It is assumed that we are dealing with a closed system—no loss of either parent or daughter elements has occurred since the study material formed.
Evolutionists assume that the rate of cosmic bombardment of the atmosphere has always remained constant and that the rate of decay has remained constant.
Scientists place great faith in this dating method, and yet more than 50% of radiocarbon dates from geological and archaeological samples of northeastern North America have been deemed unacceptable after investigation.
This assumption is backed by numerous scientific studies and is relatively sound.
However, conditions may have been different in the past and could have influenced the rate of decay or formation of radioactive elements.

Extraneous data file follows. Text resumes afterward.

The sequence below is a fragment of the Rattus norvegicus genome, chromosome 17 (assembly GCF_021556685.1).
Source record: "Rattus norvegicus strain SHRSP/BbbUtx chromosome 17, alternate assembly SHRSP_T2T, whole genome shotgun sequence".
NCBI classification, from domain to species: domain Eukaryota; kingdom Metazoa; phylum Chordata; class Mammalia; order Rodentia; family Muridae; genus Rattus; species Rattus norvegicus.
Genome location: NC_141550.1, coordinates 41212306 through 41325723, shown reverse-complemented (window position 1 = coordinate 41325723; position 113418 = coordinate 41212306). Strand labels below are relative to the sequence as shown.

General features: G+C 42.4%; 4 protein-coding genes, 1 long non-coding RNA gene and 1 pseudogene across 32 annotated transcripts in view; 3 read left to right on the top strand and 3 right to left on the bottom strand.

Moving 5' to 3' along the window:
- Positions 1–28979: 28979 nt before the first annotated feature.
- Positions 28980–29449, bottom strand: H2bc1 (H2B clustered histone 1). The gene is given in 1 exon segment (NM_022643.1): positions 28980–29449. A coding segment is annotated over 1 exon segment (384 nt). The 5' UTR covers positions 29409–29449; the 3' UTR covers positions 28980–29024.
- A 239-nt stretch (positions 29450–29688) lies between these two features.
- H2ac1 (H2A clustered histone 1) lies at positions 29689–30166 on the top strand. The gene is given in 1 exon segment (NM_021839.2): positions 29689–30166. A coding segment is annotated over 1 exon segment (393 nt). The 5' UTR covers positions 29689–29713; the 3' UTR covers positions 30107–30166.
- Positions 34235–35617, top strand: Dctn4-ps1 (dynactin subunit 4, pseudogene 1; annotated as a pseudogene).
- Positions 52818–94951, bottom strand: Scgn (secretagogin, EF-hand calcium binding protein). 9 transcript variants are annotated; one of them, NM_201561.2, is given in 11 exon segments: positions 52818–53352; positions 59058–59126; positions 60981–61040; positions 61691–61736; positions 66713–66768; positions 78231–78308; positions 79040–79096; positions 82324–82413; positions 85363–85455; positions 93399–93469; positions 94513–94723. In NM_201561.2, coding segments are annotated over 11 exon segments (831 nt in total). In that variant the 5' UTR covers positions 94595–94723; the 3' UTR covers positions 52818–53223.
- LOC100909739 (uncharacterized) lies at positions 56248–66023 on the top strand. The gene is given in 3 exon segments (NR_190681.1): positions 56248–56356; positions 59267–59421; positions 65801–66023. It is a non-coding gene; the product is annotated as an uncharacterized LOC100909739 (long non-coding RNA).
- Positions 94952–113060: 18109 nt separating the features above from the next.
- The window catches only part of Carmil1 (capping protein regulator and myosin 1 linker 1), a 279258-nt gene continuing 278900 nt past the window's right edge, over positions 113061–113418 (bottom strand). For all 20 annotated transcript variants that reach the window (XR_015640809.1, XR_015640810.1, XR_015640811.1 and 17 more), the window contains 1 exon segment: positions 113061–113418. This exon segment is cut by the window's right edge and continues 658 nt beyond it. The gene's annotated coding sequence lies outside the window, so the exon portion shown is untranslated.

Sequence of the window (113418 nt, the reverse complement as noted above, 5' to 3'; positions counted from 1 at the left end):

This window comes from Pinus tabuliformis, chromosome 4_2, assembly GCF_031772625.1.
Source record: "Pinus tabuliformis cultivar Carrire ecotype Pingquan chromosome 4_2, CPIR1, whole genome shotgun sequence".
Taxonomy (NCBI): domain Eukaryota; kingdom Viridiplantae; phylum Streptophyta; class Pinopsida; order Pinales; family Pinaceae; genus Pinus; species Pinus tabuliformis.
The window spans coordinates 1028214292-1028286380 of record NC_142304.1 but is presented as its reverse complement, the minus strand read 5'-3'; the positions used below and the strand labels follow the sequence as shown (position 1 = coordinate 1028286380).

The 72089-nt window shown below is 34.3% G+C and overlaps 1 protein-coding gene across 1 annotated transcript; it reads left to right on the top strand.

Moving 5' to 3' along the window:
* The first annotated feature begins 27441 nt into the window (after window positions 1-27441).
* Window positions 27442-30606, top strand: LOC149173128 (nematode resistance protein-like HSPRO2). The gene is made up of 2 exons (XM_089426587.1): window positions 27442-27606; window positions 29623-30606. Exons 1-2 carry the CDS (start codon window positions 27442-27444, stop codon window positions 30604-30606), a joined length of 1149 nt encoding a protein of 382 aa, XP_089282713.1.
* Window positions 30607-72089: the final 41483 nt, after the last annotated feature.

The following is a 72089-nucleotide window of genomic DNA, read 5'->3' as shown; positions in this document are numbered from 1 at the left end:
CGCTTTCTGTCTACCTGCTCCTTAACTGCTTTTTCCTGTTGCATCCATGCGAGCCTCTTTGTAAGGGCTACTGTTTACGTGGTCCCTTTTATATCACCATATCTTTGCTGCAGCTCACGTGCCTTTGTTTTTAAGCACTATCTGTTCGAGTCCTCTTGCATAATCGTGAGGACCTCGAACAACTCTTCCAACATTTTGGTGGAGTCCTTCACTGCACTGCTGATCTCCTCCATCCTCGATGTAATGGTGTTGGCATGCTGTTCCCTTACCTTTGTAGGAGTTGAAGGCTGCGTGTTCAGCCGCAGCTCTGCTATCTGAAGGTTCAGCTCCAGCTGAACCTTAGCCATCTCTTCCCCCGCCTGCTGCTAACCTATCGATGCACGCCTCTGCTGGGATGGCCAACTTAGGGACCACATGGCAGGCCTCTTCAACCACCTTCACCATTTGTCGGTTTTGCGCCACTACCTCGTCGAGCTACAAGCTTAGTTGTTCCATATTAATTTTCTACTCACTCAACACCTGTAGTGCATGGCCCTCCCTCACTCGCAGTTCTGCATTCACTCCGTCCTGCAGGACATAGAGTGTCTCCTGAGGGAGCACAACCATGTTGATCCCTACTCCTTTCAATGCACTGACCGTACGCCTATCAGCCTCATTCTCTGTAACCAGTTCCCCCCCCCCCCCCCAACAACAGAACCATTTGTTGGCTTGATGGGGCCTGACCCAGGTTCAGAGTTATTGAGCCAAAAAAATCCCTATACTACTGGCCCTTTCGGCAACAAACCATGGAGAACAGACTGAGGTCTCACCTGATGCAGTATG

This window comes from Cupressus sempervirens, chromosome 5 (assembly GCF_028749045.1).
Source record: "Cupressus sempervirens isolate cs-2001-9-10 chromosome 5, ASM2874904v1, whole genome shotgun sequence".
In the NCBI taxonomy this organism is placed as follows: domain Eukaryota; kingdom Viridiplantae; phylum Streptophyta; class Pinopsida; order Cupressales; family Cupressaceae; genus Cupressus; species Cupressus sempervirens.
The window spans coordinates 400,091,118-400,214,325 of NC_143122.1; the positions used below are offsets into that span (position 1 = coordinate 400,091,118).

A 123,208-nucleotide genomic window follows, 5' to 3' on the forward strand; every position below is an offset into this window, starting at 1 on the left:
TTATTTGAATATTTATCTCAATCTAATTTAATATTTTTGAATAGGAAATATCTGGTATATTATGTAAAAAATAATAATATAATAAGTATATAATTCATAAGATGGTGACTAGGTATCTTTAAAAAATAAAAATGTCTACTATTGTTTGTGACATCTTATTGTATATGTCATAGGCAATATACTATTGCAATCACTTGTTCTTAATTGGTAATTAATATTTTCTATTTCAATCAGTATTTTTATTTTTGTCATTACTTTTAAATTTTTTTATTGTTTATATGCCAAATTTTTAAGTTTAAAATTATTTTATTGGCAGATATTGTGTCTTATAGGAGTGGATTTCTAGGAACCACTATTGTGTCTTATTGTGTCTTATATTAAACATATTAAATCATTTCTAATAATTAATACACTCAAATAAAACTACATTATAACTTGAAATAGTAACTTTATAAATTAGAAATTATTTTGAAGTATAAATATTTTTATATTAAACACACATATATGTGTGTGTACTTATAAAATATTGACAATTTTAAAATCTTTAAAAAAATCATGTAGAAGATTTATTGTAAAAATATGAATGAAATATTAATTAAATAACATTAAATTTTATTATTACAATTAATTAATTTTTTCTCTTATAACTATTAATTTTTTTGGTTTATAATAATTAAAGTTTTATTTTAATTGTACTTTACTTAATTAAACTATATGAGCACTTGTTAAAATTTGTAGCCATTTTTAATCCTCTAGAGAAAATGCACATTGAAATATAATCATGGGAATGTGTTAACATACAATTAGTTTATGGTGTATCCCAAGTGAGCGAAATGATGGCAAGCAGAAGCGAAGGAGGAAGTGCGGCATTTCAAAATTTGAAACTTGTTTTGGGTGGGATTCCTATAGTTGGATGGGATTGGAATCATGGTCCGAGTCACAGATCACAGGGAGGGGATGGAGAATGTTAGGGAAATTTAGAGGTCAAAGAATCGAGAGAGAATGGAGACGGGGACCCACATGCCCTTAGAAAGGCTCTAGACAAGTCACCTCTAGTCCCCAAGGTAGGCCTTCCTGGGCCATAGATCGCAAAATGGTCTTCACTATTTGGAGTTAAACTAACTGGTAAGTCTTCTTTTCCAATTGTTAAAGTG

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We thank you in advance for partnering with us in this small but significant way. All methods of radioactive dating rely on three assumptions that may not necessarily be true: It is assumed that the rate of decay has remained constant over time.Carbon-14 comes from nitrogen and is independent of the carbon-12 reservoir.If even a small percentage of the limestone deposits were still in the form of living marine organisms at the time of the Flood, then the small amount of carbon-14 would have mixed with a much larger carbon-12 reservoir, thus resulting in a drastically reduced ratio.Specimens would then look much older than they actually are.d) Even if the rate of decay is constant, without knowledge of the exact ratio of carbon-12 to carbon-14in the initial sample, the dating technique is subject to question.We could put forward the following counter arguments to the constancy of these assumptions: a) The constancy of cosmic ray bombardment might be questioned.